Asian Heritage Month: a profile of Weiran Sun

May 25, 2021

Briefly introduce yourself and your research area.

My name is Weiran Sun. I'm a math professor at Simon Fraser University. I finished my undergraduate studies in China, and my Ph.D. at the University of Maryland, College Park in the U.S. After that, I completed a postdoctoral position at the University of Chicago. I moved to Vancouver to work at SFU in 2012.

What inspired you to be a scientist?

In the society where I grew up, the importance of science was emphasized and scientists were highly respected. That naturally drew me to science. When I entered university to study math, I simply enjoyed the environment of the school. I thought, “I want to pursue my career as a mathematician at a university.”

What do you love most about your work?

The procedure of finding answers that no one knows is a very satisfying process. You start to investigate and just go back and forth until you get the right answer. Another thing is an opportunity to get to know a lot of smart people and collaborate with them. For researchers, it's like an extended family.

The teaching part is also interesting. Seeing how young students build up their knowledge and produce things that I did not imagine they would at the beginning is an exciting experience.

What are you proud of?

I’m happy with some of the work I have done, to the extent that I'm proud of them.

What kinds of barriers in your work or studies have you faced?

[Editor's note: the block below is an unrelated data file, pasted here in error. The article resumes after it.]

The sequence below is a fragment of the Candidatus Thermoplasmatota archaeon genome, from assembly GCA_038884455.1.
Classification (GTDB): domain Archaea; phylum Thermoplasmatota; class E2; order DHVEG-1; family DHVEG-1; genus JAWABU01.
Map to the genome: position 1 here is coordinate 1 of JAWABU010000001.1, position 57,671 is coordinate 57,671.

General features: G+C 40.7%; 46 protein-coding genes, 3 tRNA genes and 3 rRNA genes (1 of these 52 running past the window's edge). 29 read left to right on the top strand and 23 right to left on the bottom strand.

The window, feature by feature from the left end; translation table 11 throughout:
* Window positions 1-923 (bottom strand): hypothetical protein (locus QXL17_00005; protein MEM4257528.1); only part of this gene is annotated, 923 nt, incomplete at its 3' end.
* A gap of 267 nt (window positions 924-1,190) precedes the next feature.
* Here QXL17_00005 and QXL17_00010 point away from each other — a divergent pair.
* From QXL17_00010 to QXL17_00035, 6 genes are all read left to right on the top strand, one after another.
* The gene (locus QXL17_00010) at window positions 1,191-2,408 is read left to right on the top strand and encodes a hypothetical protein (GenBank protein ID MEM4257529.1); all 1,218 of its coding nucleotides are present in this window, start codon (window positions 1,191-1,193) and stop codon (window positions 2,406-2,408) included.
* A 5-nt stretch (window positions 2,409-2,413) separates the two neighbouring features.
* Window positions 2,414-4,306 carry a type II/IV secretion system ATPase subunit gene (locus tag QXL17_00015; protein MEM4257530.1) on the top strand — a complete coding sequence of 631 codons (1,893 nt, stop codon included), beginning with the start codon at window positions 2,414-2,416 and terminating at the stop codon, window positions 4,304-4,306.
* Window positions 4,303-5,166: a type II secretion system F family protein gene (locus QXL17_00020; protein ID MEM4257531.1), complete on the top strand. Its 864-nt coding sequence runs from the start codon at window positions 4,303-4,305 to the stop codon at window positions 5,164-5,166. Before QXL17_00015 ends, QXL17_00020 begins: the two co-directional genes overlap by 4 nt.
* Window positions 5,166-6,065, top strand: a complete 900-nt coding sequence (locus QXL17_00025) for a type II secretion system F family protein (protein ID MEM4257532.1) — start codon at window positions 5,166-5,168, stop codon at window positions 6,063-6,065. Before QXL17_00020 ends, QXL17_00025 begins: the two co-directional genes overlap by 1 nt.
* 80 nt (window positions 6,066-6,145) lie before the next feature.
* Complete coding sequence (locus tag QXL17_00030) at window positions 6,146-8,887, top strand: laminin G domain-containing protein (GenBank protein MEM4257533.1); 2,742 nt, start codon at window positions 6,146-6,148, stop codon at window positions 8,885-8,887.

Communication skills have been the biggest barrier in my career. English is not my first language since I’m from China, and Chinese and English are very different. When I first went to the U.S., I could understand only piece-by-piece. Especially when I was in a group of people having a chat, I didn’t really understand what they were saying and it made me feel very uncomfortable to speak because I was afraid that I might make a mistake. Fortunately, mathematics uses a very small set of vocabulary, but still, the communication part could be an obstacle, because researching isn't the only thing we need to do.

Why are the barriers higher for Asian scientists?

I do think a language barrier plays a major role because in general, Asian languages are very different from English. And another thing is cultural differences. In Asian culture, you should be modest and reserved, but in Western culture, things are more straightforward and you should present yourself in a very positive way. If you're not familiar enough with Western culture, sometimes it's hard to understand what's going on.

What suggestions do you have on how to make academia a diverse and inclusive space?

For Asian people – because of the language and the culture – they are not outspoken compared with their Western peers and that might give people a wrong impression. If you're at the management level and you're too quiet, people might think you are not a good fit. Although Asian people do not speak much, or they are not as fluent in English as others, that doesn’t mean that they don’t have good ideas. They just need a little more time to organize their ideas and present them. I think we should be a bit more patient and consciously provide more opportunities for these people to speak up.